At the top of my To Do list, I always put "Rest, Refresh, Relax". That's because those are the few things I know I can actually get done on a day full of fatigue. So it gives me a sense of accomplishment, even if in the 'real world' I accomplish nothing at all.

 

I'd love to hear more from others who have dealt with fatigue, or learned to live with it, or a combination thereof.


Warm Hugs,

 

Shelley Ensz

Founder and President

International Scleroderma Network (ISN)

Hotline and Donations: 1-800-564-7099

 

The most important thing in the world to know about scleroderma is sclero.org.

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You know I recently had a 2 month stretch when I didn't get out of the house once because of fatigue and foot pain. It's very comforting, Shelley, to know it's not just me struggling with fatigue and yes many days all I do is "Rest, Refresh, Relax". Glad to know I'm not the only one!


Amanda Thorpe

ISN Sclero Forums Senior Support Specialist

ISN Video Presentations Manager

ISN Blogger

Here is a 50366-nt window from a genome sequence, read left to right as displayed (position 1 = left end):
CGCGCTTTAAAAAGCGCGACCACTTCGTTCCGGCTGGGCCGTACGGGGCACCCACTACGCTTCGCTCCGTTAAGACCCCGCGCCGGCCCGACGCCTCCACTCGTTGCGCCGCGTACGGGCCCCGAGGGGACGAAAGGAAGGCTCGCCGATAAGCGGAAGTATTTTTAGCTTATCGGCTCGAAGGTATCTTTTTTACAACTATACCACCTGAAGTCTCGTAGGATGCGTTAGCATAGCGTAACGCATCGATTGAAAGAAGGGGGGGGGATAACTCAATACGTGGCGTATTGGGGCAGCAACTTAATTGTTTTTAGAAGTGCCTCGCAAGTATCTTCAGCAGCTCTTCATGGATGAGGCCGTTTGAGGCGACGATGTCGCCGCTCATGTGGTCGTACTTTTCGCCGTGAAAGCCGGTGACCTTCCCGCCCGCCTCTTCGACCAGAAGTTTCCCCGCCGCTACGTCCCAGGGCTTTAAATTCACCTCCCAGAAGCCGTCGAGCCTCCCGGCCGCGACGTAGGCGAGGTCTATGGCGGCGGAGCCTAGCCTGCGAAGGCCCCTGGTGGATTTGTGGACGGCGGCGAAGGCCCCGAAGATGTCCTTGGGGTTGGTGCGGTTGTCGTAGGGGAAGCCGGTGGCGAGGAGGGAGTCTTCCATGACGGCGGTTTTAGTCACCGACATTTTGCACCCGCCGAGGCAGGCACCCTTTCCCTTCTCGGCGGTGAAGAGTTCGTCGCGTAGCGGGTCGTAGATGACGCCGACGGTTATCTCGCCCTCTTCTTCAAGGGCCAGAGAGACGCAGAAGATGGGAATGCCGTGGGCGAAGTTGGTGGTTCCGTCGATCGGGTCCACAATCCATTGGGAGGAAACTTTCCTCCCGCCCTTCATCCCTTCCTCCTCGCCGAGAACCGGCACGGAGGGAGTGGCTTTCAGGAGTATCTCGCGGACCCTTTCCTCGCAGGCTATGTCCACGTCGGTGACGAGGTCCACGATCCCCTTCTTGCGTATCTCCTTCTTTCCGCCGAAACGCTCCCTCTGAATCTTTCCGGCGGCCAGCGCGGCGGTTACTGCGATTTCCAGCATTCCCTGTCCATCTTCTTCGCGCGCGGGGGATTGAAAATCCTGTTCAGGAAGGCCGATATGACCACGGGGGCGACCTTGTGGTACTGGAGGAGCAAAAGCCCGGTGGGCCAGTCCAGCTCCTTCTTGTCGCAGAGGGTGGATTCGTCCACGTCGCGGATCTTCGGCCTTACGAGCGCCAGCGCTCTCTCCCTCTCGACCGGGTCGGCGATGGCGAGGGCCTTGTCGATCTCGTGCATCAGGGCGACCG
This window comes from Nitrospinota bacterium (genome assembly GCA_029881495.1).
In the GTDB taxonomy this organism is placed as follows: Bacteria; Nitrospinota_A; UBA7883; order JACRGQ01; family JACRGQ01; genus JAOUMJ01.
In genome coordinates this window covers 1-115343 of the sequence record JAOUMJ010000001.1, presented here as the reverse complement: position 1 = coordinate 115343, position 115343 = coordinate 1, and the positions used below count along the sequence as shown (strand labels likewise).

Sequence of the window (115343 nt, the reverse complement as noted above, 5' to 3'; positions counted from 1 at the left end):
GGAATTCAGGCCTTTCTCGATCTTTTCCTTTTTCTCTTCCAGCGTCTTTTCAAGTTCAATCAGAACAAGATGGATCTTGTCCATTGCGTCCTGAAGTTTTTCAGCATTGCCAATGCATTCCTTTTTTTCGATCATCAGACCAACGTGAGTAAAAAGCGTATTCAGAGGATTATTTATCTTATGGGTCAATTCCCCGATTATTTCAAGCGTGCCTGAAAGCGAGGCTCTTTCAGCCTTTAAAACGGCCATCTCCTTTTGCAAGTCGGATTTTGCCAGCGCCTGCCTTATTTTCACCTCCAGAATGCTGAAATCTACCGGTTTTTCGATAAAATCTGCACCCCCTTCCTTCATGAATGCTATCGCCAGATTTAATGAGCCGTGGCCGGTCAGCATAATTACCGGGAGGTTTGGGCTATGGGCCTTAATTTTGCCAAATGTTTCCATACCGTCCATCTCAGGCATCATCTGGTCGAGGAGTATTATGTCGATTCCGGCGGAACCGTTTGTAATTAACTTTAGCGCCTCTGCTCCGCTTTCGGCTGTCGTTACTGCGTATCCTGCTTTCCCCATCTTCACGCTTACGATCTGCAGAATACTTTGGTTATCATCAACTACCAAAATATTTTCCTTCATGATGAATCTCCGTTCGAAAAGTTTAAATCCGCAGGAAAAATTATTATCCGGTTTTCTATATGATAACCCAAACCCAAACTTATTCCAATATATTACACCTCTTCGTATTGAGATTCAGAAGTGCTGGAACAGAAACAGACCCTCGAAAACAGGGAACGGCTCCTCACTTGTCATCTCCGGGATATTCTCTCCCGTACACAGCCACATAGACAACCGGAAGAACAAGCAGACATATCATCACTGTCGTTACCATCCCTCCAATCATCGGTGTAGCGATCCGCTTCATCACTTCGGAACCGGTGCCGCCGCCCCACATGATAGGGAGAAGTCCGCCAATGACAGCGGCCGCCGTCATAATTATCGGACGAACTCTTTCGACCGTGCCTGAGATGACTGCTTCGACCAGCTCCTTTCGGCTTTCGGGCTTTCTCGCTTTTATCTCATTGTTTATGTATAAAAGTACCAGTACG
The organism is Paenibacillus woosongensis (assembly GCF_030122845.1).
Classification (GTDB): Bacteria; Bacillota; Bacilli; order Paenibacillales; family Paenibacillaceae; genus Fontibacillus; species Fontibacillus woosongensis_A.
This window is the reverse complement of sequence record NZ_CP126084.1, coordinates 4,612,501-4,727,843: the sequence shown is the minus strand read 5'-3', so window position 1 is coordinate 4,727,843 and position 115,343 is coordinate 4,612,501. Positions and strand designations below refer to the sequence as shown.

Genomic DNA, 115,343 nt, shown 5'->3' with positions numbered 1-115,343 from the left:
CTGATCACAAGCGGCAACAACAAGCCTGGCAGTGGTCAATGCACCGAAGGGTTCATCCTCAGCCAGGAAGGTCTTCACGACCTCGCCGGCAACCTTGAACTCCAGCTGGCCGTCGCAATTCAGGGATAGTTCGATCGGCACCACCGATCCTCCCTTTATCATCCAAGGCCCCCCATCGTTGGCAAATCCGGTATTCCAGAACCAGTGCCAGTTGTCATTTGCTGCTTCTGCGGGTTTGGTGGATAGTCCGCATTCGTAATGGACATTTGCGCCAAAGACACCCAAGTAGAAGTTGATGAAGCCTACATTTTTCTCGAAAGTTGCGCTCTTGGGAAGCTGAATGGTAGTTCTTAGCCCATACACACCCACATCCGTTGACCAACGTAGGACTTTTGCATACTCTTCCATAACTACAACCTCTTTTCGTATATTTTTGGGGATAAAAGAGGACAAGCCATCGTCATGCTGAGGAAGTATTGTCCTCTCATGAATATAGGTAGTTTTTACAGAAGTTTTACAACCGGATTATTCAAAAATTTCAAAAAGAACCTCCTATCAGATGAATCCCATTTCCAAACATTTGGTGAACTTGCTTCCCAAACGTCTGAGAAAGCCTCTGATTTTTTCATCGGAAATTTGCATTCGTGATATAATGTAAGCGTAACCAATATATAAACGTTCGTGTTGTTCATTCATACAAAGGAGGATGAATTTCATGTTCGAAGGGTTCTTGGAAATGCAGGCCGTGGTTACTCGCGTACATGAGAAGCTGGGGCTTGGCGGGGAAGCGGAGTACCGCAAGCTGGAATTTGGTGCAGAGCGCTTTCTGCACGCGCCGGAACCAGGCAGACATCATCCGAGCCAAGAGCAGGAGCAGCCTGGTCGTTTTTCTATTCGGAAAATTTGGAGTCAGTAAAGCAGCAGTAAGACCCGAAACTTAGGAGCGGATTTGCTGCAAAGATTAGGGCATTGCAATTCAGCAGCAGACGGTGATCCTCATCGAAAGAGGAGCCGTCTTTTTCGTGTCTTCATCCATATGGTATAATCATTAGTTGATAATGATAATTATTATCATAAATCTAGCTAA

(Retired) ISN Sclero Forums Assistant Manager

(Retired) ISN Email Support Specialist

International Scleroderma Network (ISN)

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Red,

 

I too suffer from fatigue. I have always attributed it to having Sjogren's, Scleroderma, and Fibromyalgia. I also have very low blood pressure.

 

Have you had your thyroid checked? I have underactive thyroid and the iron I was taking for anemia (after a major bleed from watermelon stomach) interfered with the absorption of my Synthroid. Anyway, my thyroid level was off the chart. The doctor didn't understand how I could walk. I have been to a neurologist for headaches and dizziness. He thought I had orthostatic intolerance, but I just have orthostatic hypotension. I am having trouble sleeping at night due to cut back on sleep med because a side effect can be lowering blood pressure. I also am in more pain lately. I am constantly battling fatigue. Sometimes I will be out and it feels like somebody has let the air out of me like a balloon losing all of its air. I didn't help you much, but do know that you aren't alone. Fatigue is a pain.